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88.6% of rangers surveyed across Africa have faced a life-threatening situation. The Wildlife Ranger Challenge aims to raise funds for frontline conservation efforts across Africa, whilst generating awareness of the challenging and increasingly diverse role of wildlife rangers and their vital role in achieving global biodiversity targets.
Ahead of World Ranger Day on Monday 31st July 2023, more than 100 teams of rangers across Africa are gearing up for the fourth annual Wildlife Ranger Challenge. Coordinated by Tusk and the Game Rangers Association of Africa, the multi-million fundraising initiative features a series of fitness challenges and culminates with a 21km half-marathon race on 16th September 2023.
Find out more, donate to the cause or sign up to run in solidarity with Africa’s conservation heroes on 16th September 2023 at WildlifeRangerChallenge.org. Whether covering 5km, 10km, or 21km, Wildlife Ranger Challenge supporters from all over the world have made a huge difference to those on the front line of conservation in Africa. Previous campaign supporters include names such as Leonardo DiCaprio, HRH The Prince of Wales, Eliud Kipchoge, Bear Grylls, Naomi Campbell and Behati Prinsloo. The Scheinberg Relief Fund has generously committed $ 1 million in matched funds in support of rangers most in need.
Launched in response to the Covid-19 pandemic in 2020 with the goal of keeping wildlife rangers employed through the crisis, the Wildlife Ranger Challenge has grown into an annual celebration of solidarity, connection, and camaraderie for the ranger profession. The campaign joins thousands of rangers from 24 African nations with supporters from over 90 countries across the world – uniting the global north and the global south for a common goal: to raise money to boost thousands of rangers and ensure a future for Africa’s biodiversity.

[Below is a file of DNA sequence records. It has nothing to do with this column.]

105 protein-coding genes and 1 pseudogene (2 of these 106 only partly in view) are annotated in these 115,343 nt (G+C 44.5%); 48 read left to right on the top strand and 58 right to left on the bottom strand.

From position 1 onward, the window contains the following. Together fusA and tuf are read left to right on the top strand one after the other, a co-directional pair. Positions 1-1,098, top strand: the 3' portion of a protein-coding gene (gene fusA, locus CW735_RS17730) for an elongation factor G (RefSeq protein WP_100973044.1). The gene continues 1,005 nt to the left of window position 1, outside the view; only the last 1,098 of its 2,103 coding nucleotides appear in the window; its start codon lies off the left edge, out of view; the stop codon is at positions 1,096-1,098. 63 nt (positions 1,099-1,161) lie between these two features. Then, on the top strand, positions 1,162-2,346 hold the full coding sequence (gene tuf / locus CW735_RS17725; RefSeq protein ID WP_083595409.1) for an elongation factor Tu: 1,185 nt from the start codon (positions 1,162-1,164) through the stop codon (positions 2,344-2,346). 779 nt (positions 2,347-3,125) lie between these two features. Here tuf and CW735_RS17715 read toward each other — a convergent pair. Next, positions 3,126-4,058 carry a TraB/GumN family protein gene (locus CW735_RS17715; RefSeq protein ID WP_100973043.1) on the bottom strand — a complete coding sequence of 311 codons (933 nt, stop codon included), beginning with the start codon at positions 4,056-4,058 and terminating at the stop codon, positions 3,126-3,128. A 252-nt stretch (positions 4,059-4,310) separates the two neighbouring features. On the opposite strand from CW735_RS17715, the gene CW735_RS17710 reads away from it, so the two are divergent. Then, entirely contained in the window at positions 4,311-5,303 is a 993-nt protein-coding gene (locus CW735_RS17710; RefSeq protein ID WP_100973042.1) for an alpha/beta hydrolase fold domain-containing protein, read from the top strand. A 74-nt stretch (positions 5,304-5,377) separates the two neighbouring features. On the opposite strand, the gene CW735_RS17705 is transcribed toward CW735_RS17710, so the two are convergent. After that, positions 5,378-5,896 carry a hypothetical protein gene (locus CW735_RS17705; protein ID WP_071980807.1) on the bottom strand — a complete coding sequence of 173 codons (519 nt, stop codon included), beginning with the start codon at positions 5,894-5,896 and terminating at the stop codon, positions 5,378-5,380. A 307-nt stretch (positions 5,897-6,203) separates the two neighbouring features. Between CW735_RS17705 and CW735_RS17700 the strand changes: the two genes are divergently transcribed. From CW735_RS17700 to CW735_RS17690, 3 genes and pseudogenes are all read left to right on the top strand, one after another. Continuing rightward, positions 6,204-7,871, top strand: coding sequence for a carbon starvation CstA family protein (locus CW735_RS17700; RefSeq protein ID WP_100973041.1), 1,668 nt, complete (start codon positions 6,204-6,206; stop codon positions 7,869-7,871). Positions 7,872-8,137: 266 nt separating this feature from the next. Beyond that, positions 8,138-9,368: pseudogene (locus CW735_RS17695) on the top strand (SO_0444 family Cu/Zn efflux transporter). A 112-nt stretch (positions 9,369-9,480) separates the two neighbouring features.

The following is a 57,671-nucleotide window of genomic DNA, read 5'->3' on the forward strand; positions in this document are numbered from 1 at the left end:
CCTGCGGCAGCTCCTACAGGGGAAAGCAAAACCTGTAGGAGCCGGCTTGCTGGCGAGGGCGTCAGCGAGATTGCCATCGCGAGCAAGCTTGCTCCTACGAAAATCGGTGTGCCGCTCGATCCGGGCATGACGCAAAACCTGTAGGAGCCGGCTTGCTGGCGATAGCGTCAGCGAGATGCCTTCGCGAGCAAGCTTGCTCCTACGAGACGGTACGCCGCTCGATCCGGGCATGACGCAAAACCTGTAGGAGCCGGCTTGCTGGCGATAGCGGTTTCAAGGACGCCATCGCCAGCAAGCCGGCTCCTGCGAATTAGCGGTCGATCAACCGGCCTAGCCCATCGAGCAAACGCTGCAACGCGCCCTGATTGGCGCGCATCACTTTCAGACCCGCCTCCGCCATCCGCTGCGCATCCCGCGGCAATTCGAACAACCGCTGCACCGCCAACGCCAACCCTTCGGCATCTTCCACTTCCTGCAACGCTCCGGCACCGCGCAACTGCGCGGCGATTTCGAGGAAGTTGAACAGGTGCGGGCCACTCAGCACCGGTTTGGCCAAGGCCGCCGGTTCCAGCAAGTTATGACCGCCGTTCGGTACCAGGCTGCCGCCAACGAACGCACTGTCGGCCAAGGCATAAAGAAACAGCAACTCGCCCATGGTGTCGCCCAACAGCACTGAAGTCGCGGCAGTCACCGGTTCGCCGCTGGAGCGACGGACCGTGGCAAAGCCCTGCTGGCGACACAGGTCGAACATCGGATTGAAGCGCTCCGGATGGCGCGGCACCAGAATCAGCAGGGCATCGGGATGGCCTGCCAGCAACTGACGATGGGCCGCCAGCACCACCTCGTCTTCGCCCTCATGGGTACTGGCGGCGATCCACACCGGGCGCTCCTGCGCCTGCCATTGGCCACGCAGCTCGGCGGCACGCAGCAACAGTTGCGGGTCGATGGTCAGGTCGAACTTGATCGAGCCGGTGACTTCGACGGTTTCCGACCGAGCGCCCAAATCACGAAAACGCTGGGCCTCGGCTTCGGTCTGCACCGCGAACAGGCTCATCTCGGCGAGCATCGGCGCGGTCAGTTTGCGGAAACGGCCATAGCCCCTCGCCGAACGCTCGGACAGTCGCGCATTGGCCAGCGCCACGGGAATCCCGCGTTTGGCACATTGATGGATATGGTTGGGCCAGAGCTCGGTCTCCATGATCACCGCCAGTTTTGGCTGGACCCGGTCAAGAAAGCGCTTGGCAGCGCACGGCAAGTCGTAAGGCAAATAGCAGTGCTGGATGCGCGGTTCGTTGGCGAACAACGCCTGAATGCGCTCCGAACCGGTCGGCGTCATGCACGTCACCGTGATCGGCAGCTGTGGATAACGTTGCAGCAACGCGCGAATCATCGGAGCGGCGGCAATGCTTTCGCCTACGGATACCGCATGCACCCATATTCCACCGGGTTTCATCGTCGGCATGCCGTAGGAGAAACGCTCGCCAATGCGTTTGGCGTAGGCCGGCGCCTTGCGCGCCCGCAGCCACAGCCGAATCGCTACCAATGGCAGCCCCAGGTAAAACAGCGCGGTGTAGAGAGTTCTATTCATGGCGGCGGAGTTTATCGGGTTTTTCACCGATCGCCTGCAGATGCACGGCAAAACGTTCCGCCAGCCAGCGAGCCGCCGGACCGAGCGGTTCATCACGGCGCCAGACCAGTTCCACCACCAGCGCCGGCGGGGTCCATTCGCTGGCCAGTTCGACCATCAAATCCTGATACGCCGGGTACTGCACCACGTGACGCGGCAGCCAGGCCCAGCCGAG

“Climate change and biodiversity loss are cut from the same cloth and unless we address both the future is a daunting one. Forests and ecosystems under threat do not protect or restore themselves, on the contrary, without intervention, there will be nothing left to protect. According to the World Bank, roughly 40% of Zambia’s land area is home to protected areas. This includes 20 national parks, 39 game management areas, 432 forest reserves, and 59 botanical reserves. The opportunity that safeguarding these protected spaces offers for Zambia’s overall economic development is great, and Zambia’s government has taken solid measures in its commitment to conserve and develop biodiversity conservation through tourism. The revenue generated by the protected areas is an essential source of funding for biodiversity conservation. In terms of income, Zambia’s national parks are not unlike other national assets, and contribute to economic development and poverty alleviation in surrounding communities, while stimulating trade with the rest of the country.
The most important biodiversity safeguard measure, as mitigation against climate change, is the protection and facilitation of biodiversity corridors between protected area strongholds such as national parks and wildlife reserves and relatively ecologically intact areas, whether protected or not. But we cannot protect and patrol these forests without resource protection – boots-on-the-ground monitoring.
BCP directly supports a total of 99 Community Scouts, which is why taking part in this challenge is so important to us. To show support to our Scouts, as well as support conservation in Africa.”
Marilet Louw, BCP Conservation Manager.